I am fortunate to have many wonderful relationships with my clients’ accountants. We take a sincere interest in the each other’s welfare and they recognize the high degree of personal gratification I receive from significantly impacting their clients’ succession planning. The conversation often includes them telling me, “Loyd, you are doing what I have been wanting to do.” So in addition to being asked my opinion of an accountant’s role in succession planning, I am also asked if an accountant can be a succession planner
There is tremendous opportunity for accountants to take a greater role in succession planning as they are already critical to the succession planning process. Therefore, all they have to do to be more involved is to begin to speak succession planning. Guaranteed, more dialogue on the subject will create more involvement. However, I can affirm that most accountants are more comfortable focusing on the details of tax and compliance versus venturing off into a new professional discipline. When they venture out of the sweet spots of tax and compliance it is also only natural for them to gravitate to financial planning and investments which are first cousins to compliance, tax and reporting. An accountant’s financial viability is based upon recurring revenue of many relatively similar clients to who they are giving relatively similar advice. The assumption is: give good service, don’t do something stupid and the revenue will recur, year after year. The thought of pushing into an area that is not black and white and has plenty of opportunity to upset the owner or the next generation owners and put the recurring revenue at risk can be a bit scary.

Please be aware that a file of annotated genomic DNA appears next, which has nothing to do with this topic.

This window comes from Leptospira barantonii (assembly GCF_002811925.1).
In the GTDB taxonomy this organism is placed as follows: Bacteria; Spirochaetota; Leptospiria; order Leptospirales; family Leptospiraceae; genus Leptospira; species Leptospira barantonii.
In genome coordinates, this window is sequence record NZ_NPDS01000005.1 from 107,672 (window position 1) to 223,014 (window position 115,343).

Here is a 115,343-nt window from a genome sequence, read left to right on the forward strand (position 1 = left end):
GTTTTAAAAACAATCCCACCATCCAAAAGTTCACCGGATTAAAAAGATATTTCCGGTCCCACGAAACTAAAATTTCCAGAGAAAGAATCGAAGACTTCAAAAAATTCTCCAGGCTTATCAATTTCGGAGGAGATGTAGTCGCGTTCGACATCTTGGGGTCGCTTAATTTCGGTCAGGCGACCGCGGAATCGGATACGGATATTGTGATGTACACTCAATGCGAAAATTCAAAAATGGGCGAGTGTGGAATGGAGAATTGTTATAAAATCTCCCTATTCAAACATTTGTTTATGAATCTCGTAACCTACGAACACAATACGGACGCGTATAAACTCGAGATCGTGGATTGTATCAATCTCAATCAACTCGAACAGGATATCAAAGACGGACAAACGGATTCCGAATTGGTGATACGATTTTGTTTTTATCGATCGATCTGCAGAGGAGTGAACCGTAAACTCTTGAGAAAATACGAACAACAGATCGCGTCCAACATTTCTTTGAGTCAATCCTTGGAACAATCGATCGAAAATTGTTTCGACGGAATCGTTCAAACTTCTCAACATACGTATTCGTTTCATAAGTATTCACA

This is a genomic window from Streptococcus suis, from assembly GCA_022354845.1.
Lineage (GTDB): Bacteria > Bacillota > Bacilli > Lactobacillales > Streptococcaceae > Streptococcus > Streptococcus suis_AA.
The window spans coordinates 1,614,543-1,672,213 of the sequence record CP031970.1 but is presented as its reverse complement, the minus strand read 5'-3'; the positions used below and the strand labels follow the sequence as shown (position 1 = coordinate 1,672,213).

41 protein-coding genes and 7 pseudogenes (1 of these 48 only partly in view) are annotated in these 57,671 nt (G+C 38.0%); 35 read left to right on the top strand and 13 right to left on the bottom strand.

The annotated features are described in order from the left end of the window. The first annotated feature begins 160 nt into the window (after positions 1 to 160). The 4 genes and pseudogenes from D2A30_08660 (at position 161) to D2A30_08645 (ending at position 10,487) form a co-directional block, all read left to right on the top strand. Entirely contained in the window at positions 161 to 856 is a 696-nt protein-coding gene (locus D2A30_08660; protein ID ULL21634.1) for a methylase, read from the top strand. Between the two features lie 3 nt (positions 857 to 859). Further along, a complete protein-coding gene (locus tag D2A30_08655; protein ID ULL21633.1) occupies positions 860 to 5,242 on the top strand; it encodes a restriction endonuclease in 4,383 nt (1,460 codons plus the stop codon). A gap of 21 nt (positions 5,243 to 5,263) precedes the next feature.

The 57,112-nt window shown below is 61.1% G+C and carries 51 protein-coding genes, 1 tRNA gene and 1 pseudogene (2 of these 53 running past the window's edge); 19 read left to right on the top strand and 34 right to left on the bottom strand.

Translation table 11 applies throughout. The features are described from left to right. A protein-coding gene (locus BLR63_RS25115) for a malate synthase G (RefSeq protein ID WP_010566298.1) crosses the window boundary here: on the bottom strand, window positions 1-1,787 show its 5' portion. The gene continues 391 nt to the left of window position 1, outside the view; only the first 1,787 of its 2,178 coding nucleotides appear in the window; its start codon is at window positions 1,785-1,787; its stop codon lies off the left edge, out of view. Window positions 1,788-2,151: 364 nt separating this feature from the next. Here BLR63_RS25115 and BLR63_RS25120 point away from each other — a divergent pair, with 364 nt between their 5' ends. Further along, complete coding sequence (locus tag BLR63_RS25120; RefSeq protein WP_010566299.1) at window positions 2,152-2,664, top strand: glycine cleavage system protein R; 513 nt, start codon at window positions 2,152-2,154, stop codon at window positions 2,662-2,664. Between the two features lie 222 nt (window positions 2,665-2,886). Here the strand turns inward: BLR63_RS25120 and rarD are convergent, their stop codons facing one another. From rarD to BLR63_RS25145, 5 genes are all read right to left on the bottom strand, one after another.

However, to be more involved in succession planning an accountant does not have to push his or her way into the owner’s office and demand to be heard on controversial topics. All the accountant has to do is to acknowledge their role, their unique positioning and fully accept the powerful contribution they can make to the decisions critical to the continuation of success. The accountant has to recognize that as an advisor who classically is trusted the most by the business owner, they are in a position to have a significant impact on the owner’s decisions. Although I am presenting this as an opportunity for accountants, I frankly I believe that accountants have a responsibility to their clients to bring up succession and offer opinions when solicited. There is just too much at risk for too many people for the accountant not to leverage his or her position to promote thinking about the continuation of success. The accountant does not have to profess expertise as a succession planner and by no means is it necessary or recommended that they render opinions on anything outside of their comfort zone. But to be more involved in succession planning all the accountant has to do is talk about succession planning as a responsibility of everyone in a leadership and advisory position. With a reputation for being an advocate for succession planning, it is very unlikely the accountant will be left out of the room when succession planning decisions are being made.
Sign up for our monthly e-newsletter to stay informed on how to overcome related succession planning issues.